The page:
Take Only Photographs…

8 12 2008


“Psst, wanna buy a souvenir?”      (Chinstrap penguins, Antarctic)


“Leave only footprints, take only photographs” is an oft-quoted sentiment stressing the importance of leaving the environment precisely as you found it. However, in the Antarctic, it is actually the law.


Under international treaty, unless you have a scientific permit, it is illegal to take home any souvenirs from the Antarctic. That means anything: whether a rock, feather, shell, vial of sand or historic artifact. If you visit one of the international research stations, you are often able to purchase postcards, badges or patches from the scientists…but that’s the limit of souvenir hunting at the bottom of the world. Then again, you’re probably not venturing across the wild Southern Ocean expecting to find a Louis Vuitton warehouse outlet!


Now, I’m not the sort of person who has a bathroom full of shells from all over the world but I do like the occasional something to serve as a reminder of my travels in addition to my photographs, memories and credit cards bills. The Antarctic really isn’t the place to indulge in a little retail therapy but then again, the experience itself is so rewarding that souvenirs aren’t particularly necessary.


But I did have a great compulsion to bring something tangible home from the Antarctic. Perhaps because it is the end of the world. Perhaps because it is a place that stole my heart as deeply as tales of its explorers had long-stolen my imagination. Or perhaps simply because I realistically know that I will likely never return. Regardless of what drove my compulsion, I stood on a volcanic black sand beach and gazed longingly down at my feet. Much like a land-locked Ancient Mariner, there was sand sand everywhere but not a bit to touch.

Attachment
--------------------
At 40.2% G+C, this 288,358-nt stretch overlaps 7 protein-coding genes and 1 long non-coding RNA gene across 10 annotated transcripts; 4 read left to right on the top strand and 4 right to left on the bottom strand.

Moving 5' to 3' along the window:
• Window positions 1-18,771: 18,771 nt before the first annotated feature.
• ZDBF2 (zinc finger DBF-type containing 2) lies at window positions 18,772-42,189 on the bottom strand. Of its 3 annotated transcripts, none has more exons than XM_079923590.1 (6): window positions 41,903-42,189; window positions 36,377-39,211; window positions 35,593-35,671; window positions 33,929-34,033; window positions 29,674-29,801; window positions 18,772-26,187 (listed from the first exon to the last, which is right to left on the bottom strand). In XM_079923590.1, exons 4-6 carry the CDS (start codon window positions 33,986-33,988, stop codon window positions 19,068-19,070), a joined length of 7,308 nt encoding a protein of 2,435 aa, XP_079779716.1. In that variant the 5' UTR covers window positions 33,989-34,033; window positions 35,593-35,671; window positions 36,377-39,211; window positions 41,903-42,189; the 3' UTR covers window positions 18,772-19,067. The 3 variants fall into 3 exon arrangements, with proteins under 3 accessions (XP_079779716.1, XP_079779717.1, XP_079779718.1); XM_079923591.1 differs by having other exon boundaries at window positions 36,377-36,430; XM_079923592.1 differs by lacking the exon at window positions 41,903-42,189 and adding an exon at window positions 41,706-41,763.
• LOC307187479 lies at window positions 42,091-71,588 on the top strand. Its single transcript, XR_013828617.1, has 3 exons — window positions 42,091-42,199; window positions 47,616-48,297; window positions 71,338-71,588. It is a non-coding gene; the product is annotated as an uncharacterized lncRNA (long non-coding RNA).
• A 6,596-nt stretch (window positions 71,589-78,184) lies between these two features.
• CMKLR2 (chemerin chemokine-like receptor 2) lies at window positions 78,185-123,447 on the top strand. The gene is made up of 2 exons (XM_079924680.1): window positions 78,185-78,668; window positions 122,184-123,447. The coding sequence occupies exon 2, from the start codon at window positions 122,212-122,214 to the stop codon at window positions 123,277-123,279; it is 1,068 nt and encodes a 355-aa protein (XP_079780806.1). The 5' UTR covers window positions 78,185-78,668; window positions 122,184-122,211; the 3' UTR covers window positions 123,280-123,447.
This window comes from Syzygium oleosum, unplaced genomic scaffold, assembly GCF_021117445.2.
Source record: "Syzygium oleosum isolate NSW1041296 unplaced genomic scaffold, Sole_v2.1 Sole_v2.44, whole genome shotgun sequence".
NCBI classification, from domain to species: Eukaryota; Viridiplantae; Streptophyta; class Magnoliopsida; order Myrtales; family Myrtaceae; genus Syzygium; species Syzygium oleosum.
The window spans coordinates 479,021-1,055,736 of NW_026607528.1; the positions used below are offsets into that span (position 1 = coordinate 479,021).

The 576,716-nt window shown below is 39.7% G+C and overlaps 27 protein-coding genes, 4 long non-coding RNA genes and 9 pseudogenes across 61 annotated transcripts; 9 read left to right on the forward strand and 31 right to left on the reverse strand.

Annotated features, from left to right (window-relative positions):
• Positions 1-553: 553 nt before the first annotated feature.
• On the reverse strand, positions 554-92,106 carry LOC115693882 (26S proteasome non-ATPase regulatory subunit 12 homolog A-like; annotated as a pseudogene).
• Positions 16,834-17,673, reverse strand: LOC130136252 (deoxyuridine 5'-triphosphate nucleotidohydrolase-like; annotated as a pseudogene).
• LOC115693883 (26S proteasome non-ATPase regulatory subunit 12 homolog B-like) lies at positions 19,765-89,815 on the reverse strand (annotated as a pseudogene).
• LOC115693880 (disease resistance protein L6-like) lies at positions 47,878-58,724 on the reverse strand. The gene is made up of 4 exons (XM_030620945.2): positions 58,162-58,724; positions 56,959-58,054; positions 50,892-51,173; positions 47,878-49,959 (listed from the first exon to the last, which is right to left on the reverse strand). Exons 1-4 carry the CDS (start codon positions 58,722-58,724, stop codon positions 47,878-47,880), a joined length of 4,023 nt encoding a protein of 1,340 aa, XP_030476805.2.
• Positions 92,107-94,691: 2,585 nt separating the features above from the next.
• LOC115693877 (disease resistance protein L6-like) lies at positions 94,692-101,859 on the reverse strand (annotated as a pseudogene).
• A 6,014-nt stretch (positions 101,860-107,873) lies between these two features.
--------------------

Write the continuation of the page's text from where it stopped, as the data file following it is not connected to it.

I would be lying to say that I wasn’t tempted to bend down, feign adjusting my boots, and surreptiously snare a handful of terra-australis-incognita-firma for my pocket. But either I really do care for the environment, am extremely obedient or just frightened of being locked in an Antarctic jail with drunken-and-disorderly penguins and pick-pocketing krill…I chose not to indulge my desires and instead returned to my ship empty-handed and empty-pocketed.


Back at home I unpacked my bag and began to store away my winter gear. As I pulled out my boots, something fell onto the floor. I reached down and there were several miniscule, black stones. I picked them up and inspected them in the palm of my hand. Tiny little fragments of a distant land that had been wedged in the treads of my boot. I touched them gently and reverentially before placing them on a shelf.


Although unnoticed by everyone else, those little specks will forever be treasured…until the Antarctic police come knocking on my door and drag me off to penguin penitentiary.



Photo and post by: Simon Vaughan




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